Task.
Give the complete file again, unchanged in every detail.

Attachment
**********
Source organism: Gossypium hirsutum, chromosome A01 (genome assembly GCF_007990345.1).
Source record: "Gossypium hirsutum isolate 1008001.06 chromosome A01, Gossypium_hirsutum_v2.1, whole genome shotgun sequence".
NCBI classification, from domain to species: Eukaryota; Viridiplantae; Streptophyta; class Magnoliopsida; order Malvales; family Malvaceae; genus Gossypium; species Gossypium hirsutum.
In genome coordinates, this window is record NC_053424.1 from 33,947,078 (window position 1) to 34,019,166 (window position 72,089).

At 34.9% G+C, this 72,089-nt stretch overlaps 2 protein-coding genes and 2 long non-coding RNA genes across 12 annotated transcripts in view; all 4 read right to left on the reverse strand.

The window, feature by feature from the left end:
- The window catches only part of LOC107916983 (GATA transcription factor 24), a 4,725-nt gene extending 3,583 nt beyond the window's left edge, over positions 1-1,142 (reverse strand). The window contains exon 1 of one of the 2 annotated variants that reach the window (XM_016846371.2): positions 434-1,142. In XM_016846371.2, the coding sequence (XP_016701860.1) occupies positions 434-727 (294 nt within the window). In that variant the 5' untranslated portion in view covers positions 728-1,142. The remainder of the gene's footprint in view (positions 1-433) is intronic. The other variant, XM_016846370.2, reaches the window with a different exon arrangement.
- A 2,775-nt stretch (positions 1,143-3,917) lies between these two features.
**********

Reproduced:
Source organism: Gossypium hirsutum, chromosome A01 (genome assembly GCF_007990345.1).
Source record: "Gossypium hirsutum isolate 1008001.06 chromosome A01, Gossypium_hirsutum_v2.1, whole genome shotgun sequence".
NCBI classification, from domain to species: Eukaryota; Viridiplantae; Streptophyta; class Magnoliopsida; order Malvales; family Malvaceae; genus Gossypium; species Gossypium hirsutum.
In genome coordinates, this window is record NC_053424.1 from 33,947,078 (window position 1) to 34,019,166 (window position 72,089).

At 34.9% G+C, this 72,089-nt stretch overlaps 2 protein-coding genes and 2 long non-coding RNA genes across 12 annotated transcripts in view; all 4 read right to left on the reverse strand.

The window, feature by feature from the left end:
- The window catches only part of LOC107916983 (GATA transcription factor 24), a 4,725-nt gene extending 3,583 nt beyond the window's left edge, over positions 1-1,142 (reverse strand). The window contains exon 1 of one of the 2 annotated variants that reach the window (XM_016846371.2): positions 434-1,142. In XM_016846371.2, the coding sequence (XP_016701860.1) occupies positions 434-727 (294 nt within the window). In that variant the 5' untranslated portion in view covers positions 728-1,142. The remainder of the gene's footprint in view (positions 1-433) is intronic. The other variant, XM_016846370.2, reaches the window with a different exon arrangement.
- A 2,775-nt stretch (positions 1,143-3,917) lies between these two features.